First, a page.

In what he labeled "an important message" that he sent to union members on Sunday, during the Martin Luther King Jr. holiday weekend, Screen Actors Guild chief negotiator and Executive Director Doug Allen accused moderates within the union of severely undermining his negotiating strategy with film and TV producers. He proposed what he called a "compromise" in which the union would send out the producers' offer to the membership for a vote, accompanied by arguments pro and con. "If the National Board does not adopt this compromise," Allen's message said, "the strike authorization referendum will be conducted, with ballots sent to every eligible member for a vote." However, Daily Varietyreported on its website today (Monday) that Allen may not be given the chance to send out the strike authorization, since the moderate faction of the union is determined to round up enough votes on the board to oust him and replace the current negotiating committee.


For the first time the Academy of Motion Picture Arts and Sciences will permit ads for movies to run during the Oscar telecast on February 24. Under new rules adopted in October, studios will be allowed to run only one ad. They will not be able to run ads for an entire slate or promote sequels to any of the previous year's films in the categories of best picture, best animated, and best documentary. AMPAS has also dropped an additional requirement that an advertised film must open after the Oscar telecast, according to Advertising Age,which cited unnamed insiders. Adage said that Paramount is considering buying an ad for its upcoming drama The Soloist and that Warner Bros. is also looking to buy an ad on the telecast. In addition, the trade publicationreported that ABC has cut the cost of a 30-second commercial broadcast during the telecast to $1.4 million from $1.7 million a year ago, a tacit acknowledgement of cutbacks in spending being put into place by leading ad buyers.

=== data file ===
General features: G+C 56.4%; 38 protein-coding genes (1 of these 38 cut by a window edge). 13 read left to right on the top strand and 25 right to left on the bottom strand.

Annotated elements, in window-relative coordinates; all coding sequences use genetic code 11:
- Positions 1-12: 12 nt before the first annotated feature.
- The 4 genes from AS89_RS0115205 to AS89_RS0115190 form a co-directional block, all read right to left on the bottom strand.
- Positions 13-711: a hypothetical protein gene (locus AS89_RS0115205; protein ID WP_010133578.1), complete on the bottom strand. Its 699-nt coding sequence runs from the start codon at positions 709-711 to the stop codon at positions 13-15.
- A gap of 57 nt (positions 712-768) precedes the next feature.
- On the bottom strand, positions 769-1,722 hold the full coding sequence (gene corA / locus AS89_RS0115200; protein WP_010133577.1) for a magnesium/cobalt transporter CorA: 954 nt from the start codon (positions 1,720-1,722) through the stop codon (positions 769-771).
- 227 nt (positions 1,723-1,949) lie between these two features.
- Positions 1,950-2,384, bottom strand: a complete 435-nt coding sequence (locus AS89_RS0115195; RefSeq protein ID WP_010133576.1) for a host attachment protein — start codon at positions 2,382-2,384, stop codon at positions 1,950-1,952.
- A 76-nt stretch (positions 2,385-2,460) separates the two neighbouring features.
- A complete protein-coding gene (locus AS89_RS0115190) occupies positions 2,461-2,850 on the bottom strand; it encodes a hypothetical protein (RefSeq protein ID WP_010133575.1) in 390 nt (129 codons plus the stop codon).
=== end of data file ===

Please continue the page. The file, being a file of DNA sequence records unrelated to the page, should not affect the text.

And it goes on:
The overwhelming majority of station managers at TV outlets across the country oppose the proposal to delay the switch from analog to digital broadcasting until June, TelevisionWeekreported today (Monday). The trade publication said that the delay, which has been endorsed by President-elect Obama, would force stations to maintain analog and digital transmitters for an additional four months, causing many of them to cut costs elsewhere and putting jobs at risk. TVWeeksaid that nine of 10 station managers that it polled opposed the delay. "Many managers lamented that their stations spent time, money and man-hours to get transmitters ready, inform viewers and troubleshoot, only to have the rug pulled out right before the payoff," the magazine observed, noting that legislators who are proposing the delay, "haven't made any move to ease the pain stations feel."


CNN has purchased rights from the Martin Luther King Jr. estate to air King's entire "I Have a Dream" speech, originally delivered in August 1963, today at noon Eastern Time. In 1999 a court ruled that the King Estate held rights to the speech and could charge for its rebroadcast. Terms of the deal between the estate and CNN were not disclosed.


The founder of Britain's Channel 4 says that it has brought its current financial difficulties on itself. Jeremy Isaacs, who served as CEO of the commercial network from 1980 to 1987, told the London Sunday Times that the channel has squandered money on "dross," such as the Big Brotherreality series, instead of producing the kind of high-quality programming that once characterized its schedule. The channel is currently seeking $150 million a year in public funding. Isaacs acknowledged that the channel "still does some remarkable, excellent programming," but that it now seems dedicated to producing programs for shock value. "The shocking has become a remit [official procedure] in itself. They are saying, 'Channel 4 has shocked in the past, so this is what we will do.'"